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Why You Should Try a Sulfate-Free Shampoo

Elizabeth Dehn's picture

Does sulfate-free shampoo actually work? 


I get this question almost weekly. Despite the fact that it’s been around for years and new brands continue to crop up on store shelves and home shopping networks, sulfate-free shampoo remains an enigma to many people. Partly because it sounds so complicated, but mostly because none of us wants to risk a bad hair day—no matter how natural the product seems.

To understand what sulfate-free shampoo can do for your hair, you have to understand sulfates. In simplest terms, sulfates (also known as surfectants) are the foaming agents commonly found in shampoos and soaps. Sodium laureth sulfate and sodium lauryl sulfate are the two most popular, and the names you probably recognize from the backs of your bottles. Though the suds created by sulfates are oh-so-gratifying and leave us with that squeaky-clean feeling, they also strip hair of essential moisture, which leads to frizz, dryness and color fading. Sulfate-free formulas offer a gentler alternative, maintaining hair’s moisture and leaving it soft, shiny and more manageable—something those of us with chemically processed hair probably haven’t seen in awhile.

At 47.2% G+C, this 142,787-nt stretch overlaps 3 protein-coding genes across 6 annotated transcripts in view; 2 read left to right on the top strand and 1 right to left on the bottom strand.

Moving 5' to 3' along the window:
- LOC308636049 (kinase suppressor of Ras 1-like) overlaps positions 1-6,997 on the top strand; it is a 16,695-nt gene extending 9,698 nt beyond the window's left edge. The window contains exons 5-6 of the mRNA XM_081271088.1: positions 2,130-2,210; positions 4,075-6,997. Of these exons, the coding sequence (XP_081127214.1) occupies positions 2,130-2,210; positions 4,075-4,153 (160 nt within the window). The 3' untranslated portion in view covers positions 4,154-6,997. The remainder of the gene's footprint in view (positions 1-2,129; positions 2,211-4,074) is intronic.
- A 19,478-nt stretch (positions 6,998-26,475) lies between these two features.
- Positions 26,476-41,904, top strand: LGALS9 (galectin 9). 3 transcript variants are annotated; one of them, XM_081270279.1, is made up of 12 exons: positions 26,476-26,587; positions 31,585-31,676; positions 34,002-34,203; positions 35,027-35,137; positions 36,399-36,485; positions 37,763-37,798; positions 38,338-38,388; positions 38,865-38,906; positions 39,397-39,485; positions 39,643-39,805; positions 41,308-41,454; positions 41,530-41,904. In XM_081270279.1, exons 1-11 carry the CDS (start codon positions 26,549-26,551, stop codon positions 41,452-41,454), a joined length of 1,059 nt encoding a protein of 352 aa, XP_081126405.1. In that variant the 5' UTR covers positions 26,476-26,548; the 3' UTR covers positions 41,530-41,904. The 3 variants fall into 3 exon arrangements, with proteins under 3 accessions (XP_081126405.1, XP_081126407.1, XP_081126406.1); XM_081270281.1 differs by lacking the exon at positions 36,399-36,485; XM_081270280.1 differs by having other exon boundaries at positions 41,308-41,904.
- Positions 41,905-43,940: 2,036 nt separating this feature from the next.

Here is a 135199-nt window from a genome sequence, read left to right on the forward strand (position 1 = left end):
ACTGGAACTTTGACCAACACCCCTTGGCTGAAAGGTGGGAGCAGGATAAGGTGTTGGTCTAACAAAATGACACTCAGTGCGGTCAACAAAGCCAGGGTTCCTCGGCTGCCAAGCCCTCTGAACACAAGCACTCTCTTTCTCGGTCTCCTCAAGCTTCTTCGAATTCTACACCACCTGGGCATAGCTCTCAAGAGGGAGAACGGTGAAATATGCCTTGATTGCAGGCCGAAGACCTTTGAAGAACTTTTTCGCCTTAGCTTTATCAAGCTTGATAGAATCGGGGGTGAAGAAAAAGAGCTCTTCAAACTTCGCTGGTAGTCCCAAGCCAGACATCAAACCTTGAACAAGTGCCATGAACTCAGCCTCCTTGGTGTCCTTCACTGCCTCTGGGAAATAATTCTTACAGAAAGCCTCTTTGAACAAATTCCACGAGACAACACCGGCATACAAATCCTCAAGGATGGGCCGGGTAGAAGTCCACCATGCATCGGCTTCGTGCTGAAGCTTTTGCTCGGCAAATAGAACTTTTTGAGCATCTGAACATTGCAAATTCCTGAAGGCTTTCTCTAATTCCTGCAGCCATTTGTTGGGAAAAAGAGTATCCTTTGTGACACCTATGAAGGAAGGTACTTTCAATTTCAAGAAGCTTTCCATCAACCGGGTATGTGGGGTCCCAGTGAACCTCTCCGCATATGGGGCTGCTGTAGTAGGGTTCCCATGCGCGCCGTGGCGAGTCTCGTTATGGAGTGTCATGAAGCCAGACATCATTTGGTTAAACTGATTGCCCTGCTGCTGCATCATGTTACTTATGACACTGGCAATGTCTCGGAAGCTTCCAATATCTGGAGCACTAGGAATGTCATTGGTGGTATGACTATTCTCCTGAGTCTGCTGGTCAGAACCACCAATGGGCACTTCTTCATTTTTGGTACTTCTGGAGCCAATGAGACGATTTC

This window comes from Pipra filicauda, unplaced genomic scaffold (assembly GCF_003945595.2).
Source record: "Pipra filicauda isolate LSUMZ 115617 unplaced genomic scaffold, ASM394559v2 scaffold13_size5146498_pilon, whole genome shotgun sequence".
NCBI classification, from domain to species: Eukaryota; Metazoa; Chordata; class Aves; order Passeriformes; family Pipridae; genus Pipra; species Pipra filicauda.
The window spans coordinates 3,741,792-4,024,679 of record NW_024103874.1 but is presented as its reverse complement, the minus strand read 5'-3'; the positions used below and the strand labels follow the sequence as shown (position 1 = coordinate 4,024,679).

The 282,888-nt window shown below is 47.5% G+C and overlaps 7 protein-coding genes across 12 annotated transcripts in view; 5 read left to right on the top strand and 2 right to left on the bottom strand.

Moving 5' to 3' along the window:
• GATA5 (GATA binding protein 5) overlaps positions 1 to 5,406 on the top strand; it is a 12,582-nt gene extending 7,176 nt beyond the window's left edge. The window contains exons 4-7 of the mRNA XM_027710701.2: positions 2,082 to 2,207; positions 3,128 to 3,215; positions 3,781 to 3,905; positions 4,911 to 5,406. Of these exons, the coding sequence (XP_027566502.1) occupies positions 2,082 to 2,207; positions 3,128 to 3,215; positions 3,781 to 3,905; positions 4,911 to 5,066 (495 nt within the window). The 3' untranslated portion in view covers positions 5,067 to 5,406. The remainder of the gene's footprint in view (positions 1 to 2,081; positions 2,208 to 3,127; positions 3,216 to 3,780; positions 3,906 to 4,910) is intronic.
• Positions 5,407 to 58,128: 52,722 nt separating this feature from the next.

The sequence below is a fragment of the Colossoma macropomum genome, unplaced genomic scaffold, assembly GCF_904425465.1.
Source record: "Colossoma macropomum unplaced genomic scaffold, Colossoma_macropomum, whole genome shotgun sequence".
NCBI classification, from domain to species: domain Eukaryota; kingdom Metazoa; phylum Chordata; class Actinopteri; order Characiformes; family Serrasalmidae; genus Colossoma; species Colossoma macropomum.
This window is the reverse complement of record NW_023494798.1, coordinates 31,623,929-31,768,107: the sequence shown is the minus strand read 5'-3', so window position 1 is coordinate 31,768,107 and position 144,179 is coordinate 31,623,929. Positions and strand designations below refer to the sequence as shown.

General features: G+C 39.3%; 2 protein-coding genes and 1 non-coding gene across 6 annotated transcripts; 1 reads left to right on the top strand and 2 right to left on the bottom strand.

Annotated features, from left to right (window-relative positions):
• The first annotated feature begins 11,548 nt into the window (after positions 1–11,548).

Sounds amazing right? It is—the products just take some getting used to. Sulfate-free shampoos tend to look and feel more like conditioners, which would give even a beauty adventuress pause (I know). Switching to sulfate-free also requires patience; it can take a week or two for your hair to adjust from being stripped to being cared for. But once you find a shampoo that works for your hair, your hair will never have looked better, and you’ll be hooked.

One of the pioneering sulfate-free brands, WEN by Chaz Dean, is still one of the best. The “Cleansing Conditioner,” which serves as both shampoo AND conditioner, comes in a variety of formulas for every hair type and texture. WEN’s newest cleansing treatment, SixThirteen, is my favorite of the bunch because it doesn’t weigh down my fine hair yet restores the most damaged tresses. It also smells like a Dreamsicle, so it must be good! 

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